Trading in financial instruments and/or cryptocurrencies involves high risks including the risk of losing some, or all, of your investment amount, and may not be suitable for all investors. Prices of cryptocurrencies are extremely volatile and may be affected by external factors such as financial, regulatory or political events. Trading on margin increases the financial risks.
Before deciding to trade in financial instrument or cryptocurrencies you should be fully informed of the risks and costs associated with trading the financial markets, carefully consider your investment objectives, level of experience, and risk appetite, and seek professional advice where needed.
Fusion Media would like to remind you that the data contained in this website is not necessarily real-time nor accurate. The data and prices on the website are not necessarily provided by any market or exchange, but may be provided by market makers, and so prices may not be accurate and may differ from the actual price at any given market, meaning prices are indicative and not appropriate for trading purposes. Fusion Media and any provider of the data contained in this website will not accept liability for any loss or damage as a result of your trading, or your reliance on the information contained within this website.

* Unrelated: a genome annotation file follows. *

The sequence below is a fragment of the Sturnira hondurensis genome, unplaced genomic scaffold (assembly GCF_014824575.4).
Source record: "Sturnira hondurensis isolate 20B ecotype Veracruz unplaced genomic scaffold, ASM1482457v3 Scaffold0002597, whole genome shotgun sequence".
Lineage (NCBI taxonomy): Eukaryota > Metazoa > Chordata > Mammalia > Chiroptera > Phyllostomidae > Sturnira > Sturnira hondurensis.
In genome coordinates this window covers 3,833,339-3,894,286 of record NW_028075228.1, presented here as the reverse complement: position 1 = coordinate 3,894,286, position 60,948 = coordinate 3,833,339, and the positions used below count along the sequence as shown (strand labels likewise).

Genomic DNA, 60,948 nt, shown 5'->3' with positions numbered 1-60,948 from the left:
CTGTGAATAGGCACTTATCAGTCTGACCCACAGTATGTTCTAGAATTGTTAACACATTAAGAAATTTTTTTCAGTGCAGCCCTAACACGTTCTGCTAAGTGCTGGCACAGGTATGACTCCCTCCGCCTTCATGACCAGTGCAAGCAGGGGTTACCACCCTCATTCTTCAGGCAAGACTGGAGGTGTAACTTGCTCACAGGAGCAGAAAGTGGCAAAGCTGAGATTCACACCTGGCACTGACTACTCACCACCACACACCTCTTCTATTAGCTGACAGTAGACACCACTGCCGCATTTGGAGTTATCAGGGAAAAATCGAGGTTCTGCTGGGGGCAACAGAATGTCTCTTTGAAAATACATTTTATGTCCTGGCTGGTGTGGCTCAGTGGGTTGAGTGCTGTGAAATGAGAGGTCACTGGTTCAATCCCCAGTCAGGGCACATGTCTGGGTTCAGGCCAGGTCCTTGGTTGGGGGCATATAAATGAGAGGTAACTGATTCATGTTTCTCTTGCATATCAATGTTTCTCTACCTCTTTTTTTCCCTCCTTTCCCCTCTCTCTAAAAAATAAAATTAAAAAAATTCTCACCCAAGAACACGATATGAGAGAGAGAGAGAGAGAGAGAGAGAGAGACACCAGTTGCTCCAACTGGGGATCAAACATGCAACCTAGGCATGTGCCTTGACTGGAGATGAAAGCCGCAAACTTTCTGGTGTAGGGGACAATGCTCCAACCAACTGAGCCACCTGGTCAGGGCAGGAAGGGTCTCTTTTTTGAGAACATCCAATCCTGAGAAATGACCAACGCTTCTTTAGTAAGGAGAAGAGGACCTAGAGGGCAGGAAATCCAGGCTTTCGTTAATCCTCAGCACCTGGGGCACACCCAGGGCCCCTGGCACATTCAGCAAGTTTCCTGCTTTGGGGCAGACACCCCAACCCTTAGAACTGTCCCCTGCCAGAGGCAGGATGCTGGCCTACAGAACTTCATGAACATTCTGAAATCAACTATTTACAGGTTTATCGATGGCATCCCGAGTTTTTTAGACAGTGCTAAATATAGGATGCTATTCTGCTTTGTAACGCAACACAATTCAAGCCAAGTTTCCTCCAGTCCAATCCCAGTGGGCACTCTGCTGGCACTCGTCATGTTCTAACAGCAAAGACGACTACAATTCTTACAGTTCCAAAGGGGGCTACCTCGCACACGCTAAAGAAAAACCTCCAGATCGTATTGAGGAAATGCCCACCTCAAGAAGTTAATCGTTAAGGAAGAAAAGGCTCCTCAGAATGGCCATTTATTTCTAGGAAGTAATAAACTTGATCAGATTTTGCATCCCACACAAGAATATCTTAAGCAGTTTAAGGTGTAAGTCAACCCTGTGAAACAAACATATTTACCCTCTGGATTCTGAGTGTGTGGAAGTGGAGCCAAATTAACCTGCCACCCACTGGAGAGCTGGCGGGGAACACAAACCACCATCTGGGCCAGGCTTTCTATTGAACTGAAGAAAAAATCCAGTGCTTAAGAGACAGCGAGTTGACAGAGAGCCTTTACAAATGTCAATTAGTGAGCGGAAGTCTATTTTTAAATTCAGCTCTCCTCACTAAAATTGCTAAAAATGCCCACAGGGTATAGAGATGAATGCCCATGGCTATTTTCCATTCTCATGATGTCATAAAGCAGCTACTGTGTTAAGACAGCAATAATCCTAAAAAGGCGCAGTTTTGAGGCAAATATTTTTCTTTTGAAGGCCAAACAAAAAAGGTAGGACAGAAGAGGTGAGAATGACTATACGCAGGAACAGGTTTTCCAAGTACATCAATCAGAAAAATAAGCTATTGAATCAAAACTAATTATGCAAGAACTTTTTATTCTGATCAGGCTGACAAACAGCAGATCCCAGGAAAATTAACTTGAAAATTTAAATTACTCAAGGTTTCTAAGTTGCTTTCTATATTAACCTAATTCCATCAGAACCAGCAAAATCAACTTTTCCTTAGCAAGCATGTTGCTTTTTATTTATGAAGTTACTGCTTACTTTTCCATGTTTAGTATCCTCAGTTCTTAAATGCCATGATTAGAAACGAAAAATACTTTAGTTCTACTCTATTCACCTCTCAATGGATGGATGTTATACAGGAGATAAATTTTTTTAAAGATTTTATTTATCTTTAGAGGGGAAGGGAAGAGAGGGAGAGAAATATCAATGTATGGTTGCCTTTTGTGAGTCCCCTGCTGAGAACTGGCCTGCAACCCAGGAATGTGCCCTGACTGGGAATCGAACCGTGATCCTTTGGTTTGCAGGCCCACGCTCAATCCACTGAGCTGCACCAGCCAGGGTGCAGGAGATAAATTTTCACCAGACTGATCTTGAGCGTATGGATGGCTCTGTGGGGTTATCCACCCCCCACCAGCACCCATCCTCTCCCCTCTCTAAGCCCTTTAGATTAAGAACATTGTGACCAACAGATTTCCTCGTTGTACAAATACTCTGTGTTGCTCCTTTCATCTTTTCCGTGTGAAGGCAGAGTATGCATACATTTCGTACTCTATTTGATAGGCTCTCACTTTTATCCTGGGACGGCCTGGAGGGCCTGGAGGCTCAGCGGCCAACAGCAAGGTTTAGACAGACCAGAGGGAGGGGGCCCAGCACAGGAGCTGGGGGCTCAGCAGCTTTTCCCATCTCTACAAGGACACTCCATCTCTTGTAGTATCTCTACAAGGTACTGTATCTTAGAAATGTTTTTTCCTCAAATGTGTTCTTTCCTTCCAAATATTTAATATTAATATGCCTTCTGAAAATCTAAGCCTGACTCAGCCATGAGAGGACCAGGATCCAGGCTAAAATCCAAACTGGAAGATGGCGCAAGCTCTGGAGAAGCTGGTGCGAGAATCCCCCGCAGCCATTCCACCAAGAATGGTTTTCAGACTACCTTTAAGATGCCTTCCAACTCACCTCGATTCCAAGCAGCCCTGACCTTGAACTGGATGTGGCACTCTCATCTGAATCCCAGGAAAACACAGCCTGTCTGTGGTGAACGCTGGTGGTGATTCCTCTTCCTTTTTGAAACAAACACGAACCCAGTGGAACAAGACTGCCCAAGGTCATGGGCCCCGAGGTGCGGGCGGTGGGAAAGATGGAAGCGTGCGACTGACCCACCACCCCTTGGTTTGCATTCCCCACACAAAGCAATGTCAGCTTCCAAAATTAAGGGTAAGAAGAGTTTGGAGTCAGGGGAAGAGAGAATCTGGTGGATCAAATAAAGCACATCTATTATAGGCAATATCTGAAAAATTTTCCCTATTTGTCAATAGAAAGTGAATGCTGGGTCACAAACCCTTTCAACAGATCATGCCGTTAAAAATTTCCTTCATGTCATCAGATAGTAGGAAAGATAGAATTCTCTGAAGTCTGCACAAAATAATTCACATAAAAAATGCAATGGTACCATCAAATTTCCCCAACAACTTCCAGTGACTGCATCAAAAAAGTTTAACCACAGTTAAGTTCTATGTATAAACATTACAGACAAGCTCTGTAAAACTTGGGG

It is prohibited to use, store, reproduce, display, modify, transmit or distribute the data contained in this website without the explicit prior written permission of Fusion Media and/or the data provider. All intellectual property rights are reserved by the providers and/or the exchange providing the data contained in this website.
Fusion Media may be compensated by the advertisers that appear on the website, based on your interaction with the advertisements or advertisers.

English (USA) English (UK) English (India) English (Canada) English (South Africa) English (Philippines) English (Nigeria) Deutsch Español (España) Español (México) Français Italiano Nederlands Português (Portugal) Polski Português (Brasil) Русский Türkçe ‏العربية‏ Ελληνικά Svenska Suomi עברית 日本語 한국어 简体中文 繁體中文 Bahasa Indonesia Bahasa Melayu ไทย Tiếng Việt हिंदी
Sign out
Are you sure you want to sign out?
Saving Changes


Download the App

Get free real time quotes, charts and alerts on stocks, indices, currencies, commodities and bonds. Get free top of the line technical analysis/predictors. is better on the App!

More content, faster quotes and charts, and a smoother experience is available only on the App.